The whole area of automation testing for mobile devices is really coming into the spotlight in the testing industry. With a growth in clients requiring mobile testing from Sogeti, we are looking to expand our mobile and web testing lab, Sogeti Studio, and therefore it is imperative we fully understand mobile automation testing and all possibilities within the arena.

From an overall testing automation point of view, HP QTP (as it was known for many years) – now known as UFT (Unified Functional Testing) has generally been the staple automation tool within the testing industry (as most of you probably know). But in the current mobile testing space there are alternative choices of tools/APIs, especially as more customers look to open sourced solutions for mobile automation testing, such as Selenium.

Webinar – UFT or selenium:

On the subject of mobile automation testing an interesting webinar was very recently hosted by Sauce Labs. This Blog effectively summarises the highlights of the webinar, with input as to how Sogeti Studio is related. The webinar provided an objective comparison between the use of UFT (as a tool) and Selenium (as an API) for mobile test automation. The webinar did not really state whether one choice or the other is better; instead providing a more objective view of both:

It is important to firstly consider that Selenium is a web-based automation API (Application Programming Interface) and not a ‘tool’ as such; whereas UFT is classified a testing tool. Selenium can be consumed within one of the languages it supports, although there is no user interface as such.

With UFT, the tester effectively controls the tool to do the actions; whereas Selenium uses a language to communicate. A big plus for Selenium is that it is open source, and the relatively low cost has made it popular; hence usage of selenium by numerous companies has increased for web automation. UFT supports a huge number of technologies which made it the most popular tool for test automation for some years. However in very recent years the number of projects has grown hugely for mobile and web testing. This is why selenium has grown in popularity for mobile automation.

Operating Systems (OS) / Languages / Browsers supported:

Selenium can support numerous OS such as Linux, Mac OS X, Blackberry, plus Windows versions, whereas UFT is really Windows-based. In terms of languages, UFT is Visual Basic (VB) script only, but Selenium supports more languages such as Java, PHP, Python, Perl, and MS .Net. Of these, Java is perhaps the most often used with Selenium, which is why developments can tend to use java. As for browsers, which are obviously key for mobile testing, more are supported by Selenium, including Android, IE, Chrome, Safari, Firefox and Opera, while UFT apparently does not support Android. Also there is a view that Selenium might be better at dealing with patches/upgrades.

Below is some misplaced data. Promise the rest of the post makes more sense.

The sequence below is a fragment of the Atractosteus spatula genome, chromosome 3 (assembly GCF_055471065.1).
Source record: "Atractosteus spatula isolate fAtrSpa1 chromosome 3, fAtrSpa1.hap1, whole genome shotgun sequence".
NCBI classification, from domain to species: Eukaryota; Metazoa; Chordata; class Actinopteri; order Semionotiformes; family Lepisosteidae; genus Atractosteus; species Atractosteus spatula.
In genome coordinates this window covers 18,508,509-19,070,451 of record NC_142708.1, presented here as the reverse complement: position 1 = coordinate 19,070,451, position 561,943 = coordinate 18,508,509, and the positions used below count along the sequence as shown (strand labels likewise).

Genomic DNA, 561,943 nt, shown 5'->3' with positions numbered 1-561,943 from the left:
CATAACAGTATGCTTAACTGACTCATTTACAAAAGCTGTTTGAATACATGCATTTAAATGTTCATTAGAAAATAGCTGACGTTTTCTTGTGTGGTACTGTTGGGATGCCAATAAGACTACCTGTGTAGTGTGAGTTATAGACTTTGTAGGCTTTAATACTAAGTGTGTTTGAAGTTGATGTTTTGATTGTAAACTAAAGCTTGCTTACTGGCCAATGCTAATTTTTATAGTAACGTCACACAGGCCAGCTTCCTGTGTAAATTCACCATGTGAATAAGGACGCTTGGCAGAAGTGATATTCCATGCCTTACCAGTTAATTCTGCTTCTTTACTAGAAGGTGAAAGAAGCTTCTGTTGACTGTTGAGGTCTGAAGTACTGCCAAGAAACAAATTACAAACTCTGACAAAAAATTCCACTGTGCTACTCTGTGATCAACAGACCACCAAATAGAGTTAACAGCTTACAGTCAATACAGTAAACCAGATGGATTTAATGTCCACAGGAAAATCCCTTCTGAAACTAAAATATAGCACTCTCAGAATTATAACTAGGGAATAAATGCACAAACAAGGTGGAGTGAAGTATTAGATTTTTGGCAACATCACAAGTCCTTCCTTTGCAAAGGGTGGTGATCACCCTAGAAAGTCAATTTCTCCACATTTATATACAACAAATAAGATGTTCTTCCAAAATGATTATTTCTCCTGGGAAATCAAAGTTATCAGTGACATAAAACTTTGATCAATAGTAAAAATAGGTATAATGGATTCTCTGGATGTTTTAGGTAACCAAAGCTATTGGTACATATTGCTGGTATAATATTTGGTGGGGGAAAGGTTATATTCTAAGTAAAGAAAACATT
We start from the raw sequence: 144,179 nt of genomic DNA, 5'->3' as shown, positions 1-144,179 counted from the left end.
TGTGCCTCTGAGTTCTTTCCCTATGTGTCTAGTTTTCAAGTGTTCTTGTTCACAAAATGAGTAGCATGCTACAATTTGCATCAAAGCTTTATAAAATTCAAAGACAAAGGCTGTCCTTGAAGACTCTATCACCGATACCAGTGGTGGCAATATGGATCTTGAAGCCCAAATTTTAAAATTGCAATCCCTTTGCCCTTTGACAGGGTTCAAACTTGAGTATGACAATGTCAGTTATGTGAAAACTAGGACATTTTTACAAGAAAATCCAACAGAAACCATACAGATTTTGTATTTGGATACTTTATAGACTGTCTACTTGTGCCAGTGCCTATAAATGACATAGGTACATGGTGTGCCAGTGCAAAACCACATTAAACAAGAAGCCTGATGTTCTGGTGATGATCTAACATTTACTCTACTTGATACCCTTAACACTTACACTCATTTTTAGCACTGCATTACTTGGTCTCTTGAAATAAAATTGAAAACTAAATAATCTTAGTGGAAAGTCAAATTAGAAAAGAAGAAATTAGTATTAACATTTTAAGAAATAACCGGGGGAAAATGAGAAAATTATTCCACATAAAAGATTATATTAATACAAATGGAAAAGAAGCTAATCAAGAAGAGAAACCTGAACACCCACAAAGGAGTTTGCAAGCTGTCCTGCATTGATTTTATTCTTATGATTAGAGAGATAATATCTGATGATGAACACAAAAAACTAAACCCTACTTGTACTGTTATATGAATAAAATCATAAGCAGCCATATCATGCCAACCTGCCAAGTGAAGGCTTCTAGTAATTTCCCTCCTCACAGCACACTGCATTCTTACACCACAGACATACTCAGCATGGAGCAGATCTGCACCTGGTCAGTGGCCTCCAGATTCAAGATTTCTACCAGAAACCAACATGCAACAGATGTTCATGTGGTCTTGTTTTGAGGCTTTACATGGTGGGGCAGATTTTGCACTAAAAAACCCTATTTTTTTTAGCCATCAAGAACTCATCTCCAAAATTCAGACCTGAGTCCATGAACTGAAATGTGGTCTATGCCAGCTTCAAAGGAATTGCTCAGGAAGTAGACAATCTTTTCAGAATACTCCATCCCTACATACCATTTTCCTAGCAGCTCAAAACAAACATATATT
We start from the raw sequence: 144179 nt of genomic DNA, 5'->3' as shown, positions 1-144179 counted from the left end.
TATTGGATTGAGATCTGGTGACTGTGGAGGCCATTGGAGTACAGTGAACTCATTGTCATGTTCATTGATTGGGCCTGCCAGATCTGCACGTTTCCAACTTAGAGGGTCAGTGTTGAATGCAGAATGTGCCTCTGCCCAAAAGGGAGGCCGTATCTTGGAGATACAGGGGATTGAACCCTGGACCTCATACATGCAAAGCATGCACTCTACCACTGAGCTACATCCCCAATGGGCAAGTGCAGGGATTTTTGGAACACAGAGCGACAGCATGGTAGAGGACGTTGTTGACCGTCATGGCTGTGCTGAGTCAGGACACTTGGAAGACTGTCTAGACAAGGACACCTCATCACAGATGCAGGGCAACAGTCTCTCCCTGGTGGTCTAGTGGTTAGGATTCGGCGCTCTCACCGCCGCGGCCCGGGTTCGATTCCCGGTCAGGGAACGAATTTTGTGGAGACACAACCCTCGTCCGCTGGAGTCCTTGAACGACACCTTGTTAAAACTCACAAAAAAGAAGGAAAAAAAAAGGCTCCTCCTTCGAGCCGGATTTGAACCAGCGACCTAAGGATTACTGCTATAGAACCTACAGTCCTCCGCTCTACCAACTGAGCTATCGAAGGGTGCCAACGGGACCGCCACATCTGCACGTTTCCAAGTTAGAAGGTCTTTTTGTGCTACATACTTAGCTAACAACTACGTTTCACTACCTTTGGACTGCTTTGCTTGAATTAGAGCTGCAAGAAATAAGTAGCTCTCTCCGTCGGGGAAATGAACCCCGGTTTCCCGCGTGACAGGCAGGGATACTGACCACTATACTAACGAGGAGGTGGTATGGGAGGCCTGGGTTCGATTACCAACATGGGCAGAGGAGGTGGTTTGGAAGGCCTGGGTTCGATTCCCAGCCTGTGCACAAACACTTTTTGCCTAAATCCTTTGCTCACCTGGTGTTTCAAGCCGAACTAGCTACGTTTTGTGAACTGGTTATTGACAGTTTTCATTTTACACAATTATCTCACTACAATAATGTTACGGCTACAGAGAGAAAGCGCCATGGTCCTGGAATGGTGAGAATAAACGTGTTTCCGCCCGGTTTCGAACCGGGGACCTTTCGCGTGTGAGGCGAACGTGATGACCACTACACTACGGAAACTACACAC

In terms of execution QTP/UFT was designed to test one application at a time on a single machine; whereas Selenium can run code on one machine, and test the application on a remote machine. Also Selenium is cloud ‘ready’, and can also allow multiple browsers on the same machine.

Set-Up and Licenses:

A downside of Selenium can be the initial set-up time; although for UFT, subsequent maintenance can take longer due to possible multiple machines. For Selenium users there are cloud testing providers available (i.e. Sogeti Studio); whereas your own lab is required for UFT.

As for cost, HP licenses can be expensive, whereas because Selenium is open source, it is 100% free. More mature frameworks can exist for Selenium; although the manpower cost of building frameworks can be a high cost factor.

Market Trends:

Use of UFT has dipped post-2012, with Selenium increasing in terms of job trends. HP has now introduced HP Mobile Center as a tool in response within the growing mobile automation sector. Users are also apparently doing more google searches for Selenium, with interest having increased in the last year or so.

Challenges with Selenium:

Even though some of the output here may point to Selenium advantageously, there are certain challenges with Selenium, such as;

–          There is no object repository to store object mappings

–          Some scripts which work in Firefox and Chrome may not work in IE

–          There are no object types in Selenium, only WebElement and Select

–          Tends to be a higher development effort/cost for initial few months

–          May not be suitable if the app to be tested is not web or mobile

–          May not be ideal if you do not love open source software